Personal, Theater 1 Comment »

It’s a wonderful 80 degree day in Chicago today, so welcome after the ridiculous non-spring of the past couple of weeks when rain and a cold front kept me and many other Chicagoans wondering whether the proverbial light of summer at the end of a lingering winter will ever come.  It’s great to be out and about in the city today, but other than a couple of hours running around this afternoon, I’ve been at home, recovering, yes recovering, from the festivities last night at the Steppenwolf Theatre Auxiliary Council’s Red or White Ball (I guess my philosophy of age being just another number is demolished by the reality of a major hangover, achy feet and joints, and a hoarse voice brought about by a night of late-night carousing).  The Ball is the major annual fund-raising event for the Auxiliary Council (of which I’m a Governor), and all proceeds go to Steppenwolf’s exemplary Steppenwolf for Young Adults program which brings high school students from the Chicago public school system to the theater to see adaptations of literary works on stage.  The program also helps enrich the teaching toolkits of the drama and arts teachers of these students by providing immersion workshops for them to attend.  It’s a really great program, which I am very proud to be supporting and to be associated with.  The Steppenwolf for Young Adults 2008-2009 season consists of an all African-American production of Tennesee Williams’ The Glass Menagerie featuring ensemble member Alana Arenas, directed by ensemble member Yasen Peyankov, and John Steinbeck’s Of Mice and Men, directed by the actor Michael Patrick Thornton, who was terrific in last year’s Young Adults production of The Elephant Man.  Some people I know are reluctant to come to the Young Adults productions because they think these plays are staged and performed with teenagers in mind (meaning adults might just be fidgeting and checking their watches every five minutes througout the performance), but I have to say both The Elephant Man and Harriet Jacobs which comprised the 2007-2008 season were as mature, involving, and impactful as the Main Stage productions.  Come on- it’s Steppenwolf.  And kids in this century are savvy enough to know when they’re in the midst of enthralling theater.  On a personal note, I’d like to thank all my friends who came out last night to the Ball – I hope everyone had a great time, and a lot to drink (and needed less recovery time today than I did!)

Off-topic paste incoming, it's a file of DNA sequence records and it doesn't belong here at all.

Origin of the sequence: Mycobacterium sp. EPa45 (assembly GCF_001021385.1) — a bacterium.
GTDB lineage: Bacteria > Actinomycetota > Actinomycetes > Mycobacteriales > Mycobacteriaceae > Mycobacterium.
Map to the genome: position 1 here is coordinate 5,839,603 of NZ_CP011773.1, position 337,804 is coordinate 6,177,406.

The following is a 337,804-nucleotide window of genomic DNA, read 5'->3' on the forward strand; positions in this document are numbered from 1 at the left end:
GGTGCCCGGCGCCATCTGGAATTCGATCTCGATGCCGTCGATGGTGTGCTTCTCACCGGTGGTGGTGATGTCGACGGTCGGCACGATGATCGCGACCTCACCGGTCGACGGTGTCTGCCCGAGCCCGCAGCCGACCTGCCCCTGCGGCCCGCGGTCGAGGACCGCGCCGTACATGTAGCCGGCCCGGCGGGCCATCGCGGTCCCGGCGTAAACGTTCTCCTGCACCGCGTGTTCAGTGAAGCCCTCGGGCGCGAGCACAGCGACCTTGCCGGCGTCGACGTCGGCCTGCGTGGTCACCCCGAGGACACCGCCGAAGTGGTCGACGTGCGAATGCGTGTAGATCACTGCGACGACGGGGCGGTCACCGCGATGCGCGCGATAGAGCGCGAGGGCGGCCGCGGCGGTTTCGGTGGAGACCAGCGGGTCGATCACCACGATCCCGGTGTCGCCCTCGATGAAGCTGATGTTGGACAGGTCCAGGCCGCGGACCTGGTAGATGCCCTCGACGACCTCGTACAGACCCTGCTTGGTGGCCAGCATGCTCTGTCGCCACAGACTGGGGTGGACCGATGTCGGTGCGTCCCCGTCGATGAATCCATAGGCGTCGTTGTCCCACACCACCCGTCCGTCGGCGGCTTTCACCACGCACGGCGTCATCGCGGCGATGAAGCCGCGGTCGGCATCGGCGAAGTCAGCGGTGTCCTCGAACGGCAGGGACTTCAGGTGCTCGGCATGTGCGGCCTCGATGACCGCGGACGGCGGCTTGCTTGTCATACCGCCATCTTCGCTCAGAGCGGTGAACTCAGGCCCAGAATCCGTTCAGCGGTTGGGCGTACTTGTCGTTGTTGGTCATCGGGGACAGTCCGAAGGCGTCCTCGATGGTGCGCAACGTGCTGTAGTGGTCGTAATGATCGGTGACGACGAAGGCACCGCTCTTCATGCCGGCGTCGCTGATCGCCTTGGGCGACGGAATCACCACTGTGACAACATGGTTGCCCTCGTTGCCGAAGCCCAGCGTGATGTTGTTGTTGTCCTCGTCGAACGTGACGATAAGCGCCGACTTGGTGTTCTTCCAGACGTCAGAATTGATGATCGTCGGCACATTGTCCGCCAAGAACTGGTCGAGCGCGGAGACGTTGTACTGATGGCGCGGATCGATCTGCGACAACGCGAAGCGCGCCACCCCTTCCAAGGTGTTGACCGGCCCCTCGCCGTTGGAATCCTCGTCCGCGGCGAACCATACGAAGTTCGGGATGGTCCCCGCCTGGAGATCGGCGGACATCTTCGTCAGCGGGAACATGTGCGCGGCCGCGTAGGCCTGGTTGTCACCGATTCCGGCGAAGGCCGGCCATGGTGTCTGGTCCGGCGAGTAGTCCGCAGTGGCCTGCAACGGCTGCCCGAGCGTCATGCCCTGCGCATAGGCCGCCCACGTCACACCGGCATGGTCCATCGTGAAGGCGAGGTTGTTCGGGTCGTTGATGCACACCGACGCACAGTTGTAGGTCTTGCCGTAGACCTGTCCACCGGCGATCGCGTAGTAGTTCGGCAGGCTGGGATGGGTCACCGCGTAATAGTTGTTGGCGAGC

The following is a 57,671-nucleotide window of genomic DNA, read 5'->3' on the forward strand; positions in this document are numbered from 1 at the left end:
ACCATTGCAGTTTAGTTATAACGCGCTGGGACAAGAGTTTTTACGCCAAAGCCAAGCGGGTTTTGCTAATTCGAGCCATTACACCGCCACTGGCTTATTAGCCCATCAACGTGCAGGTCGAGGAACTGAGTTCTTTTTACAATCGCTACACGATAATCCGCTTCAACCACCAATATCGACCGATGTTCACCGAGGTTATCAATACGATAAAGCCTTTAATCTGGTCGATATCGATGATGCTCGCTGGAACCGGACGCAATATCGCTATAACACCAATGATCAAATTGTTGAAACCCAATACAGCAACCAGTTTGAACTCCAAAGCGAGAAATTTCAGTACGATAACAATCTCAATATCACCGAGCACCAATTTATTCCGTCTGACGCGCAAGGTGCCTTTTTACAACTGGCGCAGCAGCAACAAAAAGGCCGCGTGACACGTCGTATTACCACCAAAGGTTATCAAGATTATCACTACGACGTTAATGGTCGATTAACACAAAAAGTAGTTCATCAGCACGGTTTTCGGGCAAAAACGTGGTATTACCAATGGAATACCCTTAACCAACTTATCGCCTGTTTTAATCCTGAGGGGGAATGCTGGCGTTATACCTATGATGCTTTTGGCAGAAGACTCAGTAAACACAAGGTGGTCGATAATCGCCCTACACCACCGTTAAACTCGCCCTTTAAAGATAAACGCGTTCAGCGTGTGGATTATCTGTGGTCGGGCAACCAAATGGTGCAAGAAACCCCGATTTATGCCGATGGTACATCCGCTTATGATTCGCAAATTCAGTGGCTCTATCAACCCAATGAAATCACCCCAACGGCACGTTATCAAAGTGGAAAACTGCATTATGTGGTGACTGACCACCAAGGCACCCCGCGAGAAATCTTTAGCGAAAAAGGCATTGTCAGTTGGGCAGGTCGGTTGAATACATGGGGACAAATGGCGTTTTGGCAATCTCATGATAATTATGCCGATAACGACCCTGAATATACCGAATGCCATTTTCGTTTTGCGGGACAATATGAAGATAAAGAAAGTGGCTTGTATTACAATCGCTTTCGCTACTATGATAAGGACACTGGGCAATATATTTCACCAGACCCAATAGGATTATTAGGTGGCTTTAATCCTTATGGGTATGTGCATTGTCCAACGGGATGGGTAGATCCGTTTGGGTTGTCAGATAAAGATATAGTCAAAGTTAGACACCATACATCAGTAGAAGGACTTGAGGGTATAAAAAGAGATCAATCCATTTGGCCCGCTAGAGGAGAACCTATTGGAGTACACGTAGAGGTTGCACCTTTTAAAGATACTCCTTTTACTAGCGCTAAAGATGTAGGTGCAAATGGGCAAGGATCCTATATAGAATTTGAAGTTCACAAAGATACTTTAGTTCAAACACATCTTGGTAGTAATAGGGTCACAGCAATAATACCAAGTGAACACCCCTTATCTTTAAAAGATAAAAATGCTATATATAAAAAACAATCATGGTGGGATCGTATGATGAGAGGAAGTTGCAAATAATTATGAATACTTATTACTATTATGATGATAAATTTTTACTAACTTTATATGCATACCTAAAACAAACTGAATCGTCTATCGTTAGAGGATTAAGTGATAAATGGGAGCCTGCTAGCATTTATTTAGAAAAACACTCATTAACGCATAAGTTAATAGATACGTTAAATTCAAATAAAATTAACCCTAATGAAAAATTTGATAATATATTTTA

The Best Play of 2008, so far

Theater 2 Comments »

our-town-hypocrites.jpgI’ve seen a lot of theater everywhere and anywhere so I consider myself a pretty sophisticated, worldly, bordering on the jaded, theater-goer.  I like being jolted, startled, provoked, metaphorically bitch-slapped, left with mouth wide-open, when I go to the theater.  I dislike sentimentality, corny warm-fuzziness, Pollyanna and American pastoral antics, predictability, tidy resolutions.  So I was very perplexed when I first heard that the Hypocrites, one of the most admirably brazen theater companies in Chicago, who staged Sarah Kane’s Psychoses 4.40 as an audience walkaround and placed the actors inside a life-sized aquarium in Maria Irene Fornes’ Mud, had included Thornton Wilder’s Our Town, that warhorse drama of small-town Americana, the most produced play in the US every year, often parodied, sometimes derided, as part of its 2007-2008 season.  Our Town?  WTF?  Granted, I have never seen a live production, and know it from its reputation as well as from the old-fashioned 1940 movie starring William Holden as George and Martha Scott as Emily, but hey, I’m “sophisticated, worldly, jaded” – this play was the one thing that made me think twice about purchasing a Hypocrites season subscription, since it felt so contrarian and out-of-place.  But I’ve learned my lesson- never underestimate the intellectual savvy of a group as passionate about theater and as original as the Hypocrites and its Artistic Director, the always surprising Sean Graney.  Oh, and read the fine print, because the subscription brochure did say that this Our Town would be directed by David Cromer, the Chicago theater director who has left the New York theatrical community in seizures and lying prostrate at his feet after successfully transferring the magnificent Adding Machine, A New Musical from Evanston’s Next Theatre to off-Broadway.  The Hypocrites’ Our Town by Thornton Wilder, directed by David Cromer, is, quite simply, the best play I have seen so far this year.

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Change Is Good

Theater No Comments »